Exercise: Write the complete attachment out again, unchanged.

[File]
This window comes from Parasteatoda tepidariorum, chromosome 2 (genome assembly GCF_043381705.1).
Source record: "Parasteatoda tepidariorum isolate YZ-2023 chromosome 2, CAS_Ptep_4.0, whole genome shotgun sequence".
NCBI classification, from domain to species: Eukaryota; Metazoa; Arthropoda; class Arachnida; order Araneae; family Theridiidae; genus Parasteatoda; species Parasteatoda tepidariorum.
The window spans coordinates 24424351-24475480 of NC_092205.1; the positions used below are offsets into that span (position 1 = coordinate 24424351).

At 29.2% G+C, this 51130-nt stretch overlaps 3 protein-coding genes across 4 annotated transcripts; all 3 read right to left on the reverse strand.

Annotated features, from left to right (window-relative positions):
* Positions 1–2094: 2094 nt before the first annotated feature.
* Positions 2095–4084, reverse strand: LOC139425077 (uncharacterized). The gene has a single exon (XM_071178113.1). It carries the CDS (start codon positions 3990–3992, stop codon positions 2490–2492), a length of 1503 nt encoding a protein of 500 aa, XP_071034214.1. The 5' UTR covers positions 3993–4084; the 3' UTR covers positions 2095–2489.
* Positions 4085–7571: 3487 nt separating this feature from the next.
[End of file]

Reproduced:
This window comes from Parasteatoda tepidariorum, chromosome 2 (genome assembly GCF_043381705.1).
Source record: "Parasteatoda tepidariorum isolate YZ-2023 chromosome 2, CAS_Ptep_4.0, whole genome shotgun sequence".
NCBI classification, from domain to species: Eukaryota; Metazoa; Arthropoda; class Arachnida; order Araneae; family Theridiidae; genus Parasteatoda; species Parasteatoda tepidariorum.
The window spans coordinates 24424351-24475480 of NC_092205.1; the positions used below are offsets into that span (position 1 = coordinate 24424351).

At 29.2% G+C, this 51130-nt stretch overlaps 3 protein-coding genes across 4 annotated transcripts; all 3 read right to left on the reverse strand.

Annotated features, from left to right (window-relative positions):
* Positions 1–2094: 2094 nt before the first annotated feature.
* Positions 2095–4084, reverse strand: LOC139425077 (uncharacterized). The gene has a single exon (XM_071178113.1). It carries the CDS (start codon positions 3990–3992, stop codon positions 2490–2492), a length of 1503 nt encoding a protein of 500 aa, XP_071034214.1. The 5' UTR covers positions 3993–4084; the 3' UTR covers positions 2095–2489.
* Positions 4085–7571: 3487 nt separating this feature from the next.